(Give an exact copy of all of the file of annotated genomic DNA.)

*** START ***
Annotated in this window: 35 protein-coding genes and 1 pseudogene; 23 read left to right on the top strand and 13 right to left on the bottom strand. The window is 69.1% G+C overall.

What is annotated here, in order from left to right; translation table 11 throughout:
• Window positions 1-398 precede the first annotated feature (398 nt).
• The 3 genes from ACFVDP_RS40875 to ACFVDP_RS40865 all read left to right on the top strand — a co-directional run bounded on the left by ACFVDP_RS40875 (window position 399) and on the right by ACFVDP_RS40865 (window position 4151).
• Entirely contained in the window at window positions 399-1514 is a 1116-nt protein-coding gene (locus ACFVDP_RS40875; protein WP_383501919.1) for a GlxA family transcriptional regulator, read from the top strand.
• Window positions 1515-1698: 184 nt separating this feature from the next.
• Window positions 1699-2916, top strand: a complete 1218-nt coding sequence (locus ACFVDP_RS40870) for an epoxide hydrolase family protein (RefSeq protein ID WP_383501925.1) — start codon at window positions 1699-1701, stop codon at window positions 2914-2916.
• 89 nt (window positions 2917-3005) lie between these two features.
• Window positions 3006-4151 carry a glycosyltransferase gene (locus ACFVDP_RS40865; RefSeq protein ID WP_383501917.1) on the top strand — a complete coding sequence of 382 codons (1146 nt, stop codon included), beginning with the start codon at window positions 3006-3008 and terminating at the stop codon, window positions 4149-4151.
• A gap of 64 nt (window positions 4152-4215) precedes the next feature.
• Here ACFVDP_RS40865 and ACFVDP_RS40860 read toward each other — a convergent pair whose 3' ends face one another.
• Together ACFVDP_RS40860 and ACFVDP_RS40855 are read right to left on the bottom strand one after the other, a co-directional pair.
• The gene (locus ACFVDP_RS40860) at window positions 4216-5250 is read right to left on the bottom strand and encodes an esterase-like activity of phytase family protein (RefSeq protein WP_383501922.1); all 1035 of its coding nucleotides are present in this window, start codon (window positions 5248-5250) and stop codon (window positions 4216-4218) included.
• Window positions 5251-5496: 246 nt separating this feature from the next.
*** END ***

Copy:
Annotated in this window: 35 protein-coding genes and 1 pseudogene; 23 read left to right on the top strand and 13 right to left on the bottom strand. The window is 69.1% G+C overall.

What is annotated here, in order from left to right; translation table 11 throughout:
• Window positions 1-398 precede the first annotated feature (398 nt).
• The 3 genes from ACFVDP_RS40875 to ACFVDP_RS40865 all read left to right on the top strand — a co-directional run bounded on the left by ACFVDP_RS40875 (window position 399) and on the right by ACFVDP_RS40865 (window position 4151).
• Entirely contained in the window at window positions 399-1514 is a 1116-nt protein-coding gene (locus ACFVDP_RS40875; protein WP_383501919.1) for a GlxA family transcriptional regulator, read from the top strand.
• Window positions 1515-1698: 184 nt separating this feature from the next.
• Window positions 1699-2916, top strand: a complete 1218-nt coding sequence (locus ACFVDP_RS40870) for an epoxide hydrolase family protein (RefSeq protein ID WP_383501925.1) — start codon at window positions 1699-1701, stop codon at window positions 2914-2916.
• 89 nt (window positions 2917-3005) lie between these two features.
• Window positions 3006-4151 carry a glycosyltransferase gene (locus ACFVDP_RS40865; RefSeq protein ID WP_383501917.1) on the top strand — a complete coding sequence of 382 codons (1146 nt, stop codon included), beginning with the start codon at window positions 3006-3008 and terminating at the stop codon, window positions 4149-4151.
• A gap of 64 nt (window positions 4152-4215) precedes the next feature.
• Here ACFVDP_RS40865 and ACFVDP_RS40860 read toward each other — a convergent pair whose 3' ends face one another.
• Together ACFVDP_RS40860 and ACFVDP_RS40855 are read right to left on the bottom strand one after the other, a co-directional pair.
• The gene (locus ACFVDP_RS40860) at window positions 4216-5250 is read right to left on the bottom strand and encodes an esterase-like activity of phytase family protein (RefSeq protein WP_383501922.1); all 1035 of its coding nucleotides are present in this window, start codon (window positions 5248-5250) and stop codon (window positions 4216-4218) included.
• Window positions 5251-5496: 246 nt separating this feature from the next.